You can also use Docker files that are available on GitHub to build custom images that run WebSphere Application Server with customized license entitlements. WebSphere Application Server Developer Tools V9 adds support so that you can code and test your applications locally or remotely in Docker while you develop in their Eclipse environment. You can choose to deploy these containers to the IBM Container Service, Docker Datacenter, and other container services. This way, you can move applications anywhere, in any way, decreasing development and deployment time and cost.

Management of Java applications and Node.js with the Liberty Collective Controller

In V8.5.5.0, WebSphere Application Server introduced the Liberty Collective Controller. Now, in WebSphere Application Server V9, you can manage more than just WebSphere Application Server Liberty servers. You can specify deploy rules to define specific commands for lifecycle management of Node.js servers and Liberty Docker containers. You activate the rules by inserting or including a deployRule configuration element into the server.xml file of the collective controller. By using this approach, you can deploy a Liberty Collective as shown in the following figure. Intelligent Management is also available in a Liberty ND collective, and as of second quarter 2016, autoscaling and health policies are available for Docker containers and Liberty cluster members.

Liberty Collective with Liberty servers, Docker containers,                     and Node.js
Liberty Collective with Liberty servers, Docker containers, and Node.js

Optimize costs for application infrastructure

With IBM WebSphere Application Server V9, you can seamlessly and efficiently provision applications as needed on different infrastructures, minimizing infrastructure costs and operational expenses.

Intelligent Management in WebSphere Application Server ND for workload optimization and placement

Clients are increasingly adopting Intelligent Management, which was introduced in traditional WebSphere Application Server ND in V8.5. By using Intelligent Management, you can achieve significant cost savings by employing dynamic clusters or autoscaling to increase and decrease the number of running servers based on workload. Rather than overprovisioning the number of servers in a cluster for the worst case, you can run a smaller minimum number of servers, for example one or two, across your server estate. Similarly, you can employ health policies to provide server resiliency only when needed, such as when an application has an issue or starting a replacement server versus overprovisioning server instances. By using these features, you can significantly reduce hardware and software costs, and because the Intelligent Management is autonomic, you can also reduce administration costs.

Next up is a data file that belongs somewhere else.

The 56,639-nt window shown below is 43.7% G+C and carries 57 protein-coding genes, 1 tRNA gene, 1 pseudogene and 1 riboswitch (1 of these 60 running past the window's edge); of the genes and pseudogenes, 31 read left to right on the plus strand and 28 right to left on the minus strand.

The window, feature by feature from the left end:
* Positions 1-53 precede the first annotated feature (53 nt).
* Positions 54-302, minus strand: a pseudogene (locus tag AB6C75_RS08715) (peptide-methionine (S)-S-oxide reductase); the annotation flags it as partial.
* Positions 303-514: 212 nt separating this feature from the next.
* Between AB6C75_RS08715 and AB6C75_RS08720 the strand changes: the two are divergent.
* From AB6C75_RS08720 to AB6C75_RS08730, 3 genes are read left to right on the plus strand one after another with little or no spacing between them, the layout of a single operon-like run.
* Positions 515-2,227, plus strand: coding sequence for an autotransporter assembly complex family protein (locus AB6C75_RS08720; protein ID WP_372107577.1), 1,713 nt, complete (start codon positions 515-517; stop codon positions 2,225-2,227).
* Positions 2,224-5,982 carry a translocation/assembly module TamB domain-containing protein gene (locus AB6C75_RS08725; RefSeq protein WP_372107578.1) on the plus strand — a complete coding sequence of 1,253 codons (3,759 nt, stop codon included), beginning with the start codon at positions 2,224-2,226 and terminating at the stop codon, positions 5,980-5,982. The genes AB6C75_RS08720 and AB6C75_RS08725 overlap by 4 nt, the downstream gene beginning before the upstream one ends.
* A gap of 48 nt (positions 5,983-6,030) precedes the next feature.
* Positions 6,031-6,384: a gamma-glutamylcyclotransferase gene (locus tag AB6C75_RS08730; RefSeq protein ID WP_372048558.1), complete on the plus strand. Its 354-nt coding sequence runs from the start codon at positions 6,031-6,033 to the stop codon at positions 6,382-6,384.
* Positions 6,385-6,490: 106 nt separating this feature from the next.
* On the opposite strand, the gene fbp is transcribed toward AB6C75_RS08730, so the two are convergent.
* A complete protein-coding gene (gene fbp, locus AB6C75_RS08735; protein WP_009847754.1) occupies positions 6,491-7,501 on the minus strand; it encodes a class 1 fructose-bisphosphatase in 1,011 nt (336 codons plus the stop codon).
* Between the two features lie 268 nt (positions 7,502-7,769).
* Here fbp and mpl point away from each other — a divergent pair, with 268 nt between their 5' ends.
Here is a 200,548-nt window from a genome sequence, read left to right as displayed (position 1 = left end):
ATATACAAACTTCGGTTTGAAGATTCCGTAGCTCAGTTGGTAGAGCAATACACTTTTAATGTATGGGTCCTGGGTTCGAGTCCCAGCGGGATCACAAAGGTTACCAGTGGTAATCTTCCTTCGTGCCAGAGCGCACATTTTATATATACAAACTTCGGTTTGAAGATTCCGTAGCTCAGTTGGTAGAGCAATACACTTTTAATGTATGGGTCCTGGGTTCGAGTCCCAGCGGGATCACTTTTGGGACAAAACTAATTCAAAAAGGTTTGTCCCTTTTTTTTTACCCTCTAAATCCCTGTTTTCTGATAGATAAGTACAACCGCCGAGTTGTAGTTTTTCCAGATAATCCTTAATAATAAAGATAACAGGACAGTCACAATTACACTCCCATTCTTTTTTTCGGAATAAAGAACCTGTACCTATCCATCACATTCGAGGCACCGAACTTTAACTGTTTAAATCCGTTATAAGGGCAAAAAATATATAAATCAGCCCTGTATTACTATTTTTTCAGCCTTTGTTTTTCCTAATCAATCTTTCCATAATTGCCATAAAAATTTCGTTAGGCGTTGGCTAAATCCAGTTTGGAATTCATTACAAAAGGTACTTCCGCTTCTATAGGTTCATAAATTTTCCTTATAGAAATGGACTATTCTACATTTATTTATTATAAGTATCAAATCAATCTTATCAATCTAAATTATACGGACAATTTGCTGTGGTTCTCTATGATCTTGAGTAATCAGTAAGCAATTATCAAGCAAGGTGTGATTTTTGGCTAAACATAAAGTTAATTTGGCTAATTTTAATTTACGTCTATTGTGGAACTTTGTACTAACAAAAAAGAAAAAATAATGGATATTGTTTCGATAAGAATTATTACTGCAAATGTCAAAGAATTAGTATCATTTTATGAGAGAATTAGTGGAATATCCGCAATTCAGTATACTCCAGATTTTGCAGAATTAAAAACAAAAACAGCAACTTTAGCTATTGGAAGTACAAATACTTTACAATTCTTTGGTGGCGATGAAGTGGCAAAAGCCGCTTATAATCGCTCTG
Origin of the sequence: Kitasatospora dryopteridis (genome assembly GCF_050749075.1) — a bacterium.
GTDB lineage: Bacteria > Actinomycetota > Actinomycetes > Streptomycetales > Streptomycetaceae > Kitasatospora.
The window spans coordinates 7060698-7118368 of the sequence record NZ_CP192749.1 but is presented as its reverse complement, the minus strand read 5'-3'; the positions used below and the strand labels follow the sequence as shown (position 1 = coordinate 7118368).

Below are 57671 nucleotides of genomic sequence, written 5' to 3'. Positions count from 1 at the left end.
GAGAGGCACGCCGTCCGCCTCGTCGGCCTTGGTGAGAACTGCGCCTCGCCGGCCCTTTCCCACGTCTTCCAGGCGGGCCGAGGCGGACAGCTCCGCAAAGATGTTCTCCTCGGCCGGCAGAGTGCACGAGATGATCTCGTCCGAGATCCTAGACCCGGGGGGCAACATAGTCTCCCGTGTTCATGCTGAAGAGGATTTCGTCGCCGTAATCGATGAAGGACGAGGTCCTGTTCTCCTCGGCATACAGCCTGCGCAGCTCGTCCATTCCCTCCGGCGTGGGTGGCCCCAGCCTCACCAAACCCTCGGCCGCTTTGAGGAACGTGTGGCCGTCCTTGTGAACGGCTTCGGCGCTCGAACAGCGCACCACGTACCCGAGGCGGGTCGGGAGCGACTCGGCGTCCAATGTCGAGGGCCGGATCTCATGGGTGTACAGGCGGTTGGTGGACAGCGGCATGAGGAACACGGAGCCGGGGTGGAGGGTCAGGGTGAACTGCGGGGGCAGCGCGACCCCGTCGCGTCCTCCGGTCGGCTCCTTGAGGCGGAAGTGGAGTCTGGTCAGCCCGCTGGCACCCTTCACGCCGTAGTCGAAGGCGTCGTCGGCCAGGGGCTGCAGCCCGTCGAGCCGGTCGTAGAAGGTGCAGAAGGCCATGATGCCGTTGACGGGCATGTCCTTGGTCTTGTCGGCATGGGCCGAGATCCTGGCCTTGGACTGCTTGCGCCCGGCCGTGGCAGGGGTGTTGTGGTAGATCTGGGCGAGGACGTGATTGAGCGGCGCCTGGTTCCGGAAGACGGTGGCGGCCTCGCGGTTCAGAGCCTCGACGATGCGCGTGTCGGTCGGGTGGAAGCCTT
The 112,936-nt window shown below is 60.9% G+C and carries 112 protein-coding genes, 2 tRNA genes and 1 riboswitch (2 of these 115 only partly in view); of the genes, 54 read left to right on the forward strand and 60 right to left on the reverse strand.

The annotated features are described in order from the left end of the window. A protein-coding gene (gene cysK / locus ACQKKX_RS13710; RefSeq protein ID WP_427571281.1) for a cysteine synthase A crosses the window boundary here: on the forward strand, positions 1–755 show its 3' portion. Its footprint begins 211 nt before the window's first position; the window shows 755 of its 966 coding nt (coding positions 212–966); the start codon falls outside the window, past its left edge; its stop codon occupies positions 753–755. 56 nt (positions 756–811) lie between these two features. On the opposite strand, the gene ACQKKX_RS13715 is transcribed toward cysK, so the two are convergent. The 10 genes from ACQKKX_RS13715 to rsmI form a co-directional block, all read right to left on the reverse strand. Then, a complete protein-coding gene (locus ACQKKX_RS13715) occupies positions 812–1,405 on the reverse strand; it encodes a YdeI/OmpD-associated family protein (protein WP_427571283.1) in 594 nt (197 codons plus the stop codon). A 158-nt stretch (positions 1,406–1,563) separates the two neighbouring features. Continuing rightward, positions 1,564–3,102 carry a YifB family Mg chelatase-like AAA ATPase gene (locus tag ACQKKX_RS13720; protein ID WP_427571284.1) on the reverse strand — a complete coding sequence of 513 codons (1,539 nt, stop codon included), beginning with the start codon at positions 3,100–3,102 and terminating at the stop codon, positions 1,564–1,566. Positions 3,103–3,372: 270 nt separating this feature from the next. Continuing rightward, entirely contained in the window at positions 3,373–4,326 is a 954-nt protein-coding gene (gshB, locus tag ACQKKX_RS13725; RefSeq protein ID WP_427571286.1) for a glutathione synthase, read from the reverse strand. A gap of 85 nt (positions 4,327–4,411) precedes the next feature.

VMware portability

If you use VMware, with WebSphere Application Server V9, you can extend your existing workloads as is from your on-premises data center to the cloud, creating a virtual data center that spans data centers. This capability uses an architecture that was jointly designed by IBM and VMware to automatically provision preconfigured VMware vSphere, NSX, and Virtual SAN on the IBM Cloud. In this environment, you can deploy workloads into this hybrid cloud environment without modification because of common security and networking models that are based on VMware.

WebSphere Application Server on IBM Cloud, single-tenant offering

Some enterprises are heavily regulated and need application isolation from application resources that are controlled by other enterprises. For these enterprises, you can use the single-tenant IBM Cloud environment offering to deploy WebSphere Application Server on a virtual machine (VM) on private, bare metal hardware. As a result, single tenant then creates an isolated single-tenant environment that can optionally use a dedicated backend database connection to the corporate data center. The dedicated VMs and hardware also deliver more predictable throughput.

Deployment flexibility on additional cloud environments

In addition to the deployments to the IBM Cloud offerings, you can now choose from the following options to deploy WebSphere Application Server Liberty to alternative platform-as-a-service (PaaS) environments:

  • A Liberty Docker container to Amazon Web Services or Microsoft Azure
  • A Liberty application to OpenShift and Pivotal Cloud Foundry that runs locally (with subcapacity licensing through suitable configurations)
  • A Liberty application to OpenShift and Pivotal Cloud Foundry that runs in SoftLayer®, Amazon Web Services, or Microsoft® Azure (with subcapacity licensing through suitable configurations)

Ease of use enhancements for caching